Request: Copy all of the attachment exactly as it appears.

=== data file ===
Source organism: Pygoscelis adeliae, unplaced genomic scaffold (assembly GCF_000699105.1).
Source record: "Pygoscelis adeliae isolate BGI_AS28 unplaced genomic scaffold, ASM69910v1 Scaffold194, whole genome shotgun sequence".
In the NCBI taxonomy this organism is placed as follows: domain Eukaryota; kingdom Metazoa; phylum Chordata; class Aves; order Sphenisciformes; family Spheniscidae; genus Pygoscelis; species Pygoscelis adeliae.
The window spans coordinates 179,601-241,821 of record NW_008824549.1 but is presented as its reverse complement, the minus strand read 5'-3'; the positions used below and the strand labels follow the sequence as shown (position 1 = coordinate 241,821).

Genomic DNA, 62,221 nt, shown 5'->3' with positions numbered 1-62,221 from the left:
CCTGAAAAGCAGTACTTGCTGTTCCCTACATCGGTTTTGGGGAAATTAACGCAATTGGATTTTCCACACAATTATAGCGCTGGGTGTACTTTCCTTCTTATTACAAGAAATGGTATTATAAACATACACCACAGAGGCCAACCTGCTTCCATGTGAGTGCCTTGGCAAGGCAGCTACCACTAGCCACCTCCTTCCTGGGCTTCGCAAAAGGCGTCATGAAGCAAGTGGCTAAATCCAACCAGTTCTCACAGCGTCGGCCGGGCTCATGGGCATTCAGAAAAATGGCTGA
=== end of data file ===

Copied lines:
Source organism: Pygoscelis adeliae, unplaced genomic scaffold (assembly GCF_000699105.1).
Source record: "Pygoscelis adeliae isolate BGI_AS28 unplaced genomic scaffold, ASM69910v1 Scaffold194, whole genome shotgun sequence".
In the NCBI taxonomy this organism is placed as follows: domain Eukaryota; kingdom Metazoa; phylum Chordata; class Aves; order Sphenisciformes; family Spheniscidae; genus Pygoscelis; species Pygoscelis adeliae.
The window spans coordinates 179,601-241,821 of record NW_008824549.1 but is presented as its reverse complement, the minus strand read 5'-3'; the positions used below and the strand labels follow the sequence as shown (position 1 = coordinate 241,821).

Genomic DNA, 62,221 nt, shown 5'->3' with positions numbered 1-62,221 from the left:
CCTGAAAAGCAGTACTTGCTGTTCCCTACATCGGTTTTGGGGAAATTAACGCAATTGGATTTTCCACACAATTATAGCGCTGGGTGTACTTTCCTTCTTATTACAAGAAATGGTATTATAAACATACACCACAGAGGCCAACCTGCTTCCATGTGAGTGCCTTGGCAAGGCAGCTACCACTAGCCACCTCCTTCCTGGGCTTCGCAAAAGGCGTCATGAAGCAAGTGGCTAAATCCAACCAGTTCTCACAGCGTCGGCCGGGCTCATGGGCATTCAGAAAAATGGCTGA